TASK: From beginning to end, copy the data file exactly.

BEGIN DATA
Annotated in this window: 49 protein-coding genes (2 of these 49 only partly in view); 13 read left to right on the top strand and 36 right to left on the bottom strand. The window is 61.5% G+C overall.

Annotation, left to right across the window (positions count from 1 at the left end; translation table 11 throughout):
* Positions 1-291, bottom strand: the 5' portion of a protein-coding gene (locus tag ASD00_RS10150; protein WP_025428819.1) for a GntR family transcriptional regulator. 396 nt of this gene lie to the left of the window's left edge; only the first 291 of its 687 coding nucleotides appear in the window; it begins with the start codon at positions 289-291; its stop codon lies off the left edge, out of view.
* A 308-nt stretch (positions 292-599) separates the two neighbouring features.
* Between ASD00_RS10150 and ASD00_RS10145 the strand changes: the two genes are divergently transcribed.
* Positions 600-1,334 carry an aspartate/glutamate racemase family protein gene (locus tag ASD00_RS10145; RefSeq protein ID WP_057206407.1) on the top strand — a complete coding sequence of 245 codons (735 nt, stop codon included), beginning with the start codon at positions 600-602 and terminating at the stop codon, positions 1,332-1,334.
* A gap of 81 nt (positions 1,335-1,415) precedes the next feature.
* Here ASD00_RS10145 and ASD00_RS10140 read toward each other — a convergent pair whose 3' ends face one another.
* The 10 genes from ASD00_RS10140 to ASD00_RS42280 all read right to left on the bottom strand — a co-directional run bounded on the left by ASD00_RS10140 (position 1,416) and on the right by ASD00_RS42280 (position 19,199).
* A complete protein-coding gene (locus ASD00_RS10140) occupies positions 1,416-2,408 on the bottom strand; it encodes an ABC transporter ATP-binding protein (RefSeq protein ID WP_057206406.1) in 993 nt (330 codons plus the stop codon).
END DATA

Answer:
Annotated in this window: 49 protein-coding genes (2 of these 49 only partly in view); 13 read left to right on the top strand and 36 right to left on the bottom strand. The window is 61.5% G+C overall.

Annotation, left to right across the window (positions count from 1 at the left end; translation table 11 throughout):
* Positions 1-291, bottom strand: the 5' portion of a protein-coding gene (locus tag ASD00_RS10150; protein WP_025428819.1) for a GntR family transcriptional regulator. 396 nt of this gene lie to the left of the window's left edge; only the first 291 of its 687 coding nucleotides appear in the window; it begins with the start codon at positions 289-291; its stop codon lies off the left edge, out of view.
* A 308-nt stretch (positions 292-599) separates the two neighbouring features.
* Between ASD00_RS10150 and ASD00_RS10145 the strand changes: the two genes are divergently transcribed.
* Positions 600-1,334 carry an aspartate/glutamate racemase family protein gene (locus tag ASD00_RS10145; RefSeq protein ID WP_057206407.1) on the top strand — a complete coding sequence of 245 codons (735 nt, stop codon included), beginning with the start codon at positions 600-602 and terminating at the stop codon, positions 1,332-1,334.
* A gap of 81 nt (positions 1,335-1,415) precedes the next feature.
* Here ASD00_RS10145 and ASD00_RS10140 read toward each other — a convergent pair whose 3' ends face one another.
* The 10 genes from ASD00_RS10140 to ASD00_RS42280 all read right to left on the bottom strand — a co-directional run bounded on the left by ASD00_RS10140 (position 1,416) and on the right by ASD00_RS42280 (position 19,199).
* A complete protein-coding gene (locus ASD00_RS10140) occupies positions 1,416-2,408 on the bottom strand; it encodes an ABC transporter ATP-binding protein (RefSeq protein ID WP_057206406.1) in 993 nt (330 codons plus the stop codon).